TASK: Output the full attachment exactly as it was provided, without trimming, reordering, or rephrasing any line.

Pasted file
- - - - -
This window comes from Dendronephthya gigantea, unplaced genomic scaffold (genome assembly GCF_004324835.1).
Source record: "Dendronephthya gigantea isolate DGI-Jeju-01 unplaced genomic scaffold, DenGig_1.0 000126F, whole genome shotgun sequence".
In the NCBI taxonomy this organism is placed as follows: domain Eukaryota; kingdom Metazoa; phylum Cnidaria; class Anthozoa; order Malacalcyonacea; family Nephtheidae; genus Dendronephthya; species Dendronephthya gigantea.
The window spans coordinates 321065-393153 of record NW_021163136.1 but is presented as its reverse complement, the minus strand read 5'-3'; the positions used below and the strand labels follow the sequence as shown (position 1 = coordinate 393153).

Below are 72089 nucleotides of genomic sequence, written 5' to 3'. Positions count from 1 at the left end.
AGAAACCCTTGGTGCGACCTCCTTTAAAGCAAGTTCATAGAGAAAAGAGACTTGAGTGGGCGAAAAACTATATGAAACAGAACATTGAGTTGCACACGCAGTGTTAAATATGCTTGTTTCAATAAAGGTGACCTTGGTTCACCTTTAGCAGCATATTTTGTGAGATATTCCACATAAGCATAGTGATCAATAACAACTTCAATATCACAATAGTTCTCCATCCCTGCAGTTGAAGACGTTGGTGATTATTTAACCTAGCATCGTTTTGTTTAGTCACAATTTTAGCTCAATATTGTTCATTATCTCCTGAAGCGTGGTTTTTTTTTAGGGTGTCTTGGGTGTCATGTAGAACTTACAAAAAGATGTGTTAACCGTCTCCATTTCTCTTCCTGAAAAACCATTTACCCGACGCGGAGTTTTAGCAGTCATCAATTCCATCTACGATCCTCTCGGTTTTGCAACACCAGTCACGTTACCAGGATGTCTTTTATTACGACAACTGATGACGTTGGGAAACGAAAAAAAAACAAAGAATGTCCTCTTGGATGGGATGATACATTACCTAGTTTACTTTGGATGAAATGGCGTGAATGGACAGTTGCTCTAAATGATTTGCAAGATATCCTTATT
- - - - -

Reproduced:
This window comes from Dendronephthya gigantea, unplaced genomic scaffold (genome assembly GCF_004324835.1).
Source record: "Dendronephthya gigantea isolate DGI-Jeju-01 unplaced genomic scaffold, DenGig_1.0 000126F, whole genome shotgun sequence".
In the NCBI taxonomy this organism is placed as follows: domain Eukaryota; kingdom Metazoa; phylum Cnidaria; class Anthozoa; order Malacalcyonacea; family Nephtheidae; genus Dendronephthya; species Dendronephthya gigantea.
The window spans coordinates 321065-393153 of record NW_021163136.1 but is presented as its reverse complement, the minus strand read 5'-3'; the positions used below and the strand labels follow the sequence as shown (position 1 = coordinate 393153).

Below are 72089 nucleotides of genomic sequence, written 5' to 3'. Positions count from 1 at the left end.
AGAAACCCTTGGTGCGACCTCCTTTAAAGCAAGTTCATAGAGAAAAGAGACTTGAGTGGGCGAAAAACTATATGAAACAGAACATTGAGTTGCACACGCAGTGTTAAATATGCTTGTTTCAATAAAGGTGACCTTGGTTCACCTTTAGCAGCATATTTTGTGAGATATTCCACATAAGCATAGTGATCAATAACAACTTCAATATCACAATAGTTCTCCATCCCTGCAGTTGAAGACGTTGGTGATTATTTAACCTAGCATCGTTTTGTTTAGTCACAATTTTAGCTCAATATTGTTCATTATCTCCTGAAGCGTGGTTTTTTTTTAGGGTGTCTTGGGTGTCATGTAGAACTTACAAAAAGATGTGTTAACCGTCTCCATTTCTCTTCCTGAAAAACCATTTACCCGACGCGGAGTTTTAGCAGTCATCAATTCCATCTACGATCCTCTCGGTTTTGCAACACCAGTCACGTTACCAGGATGTCTTTTATTACGACAACTGATGACGTTGGGAAACGAAAAAAAAACAAAGAATGTCCTCTTGGATGGGATGATACATTACCTAGTTTACTTTGGATGAAATGGCGTGAATGGACAGTTGCTCTAAATGATTTGCAAGATATCCTTATT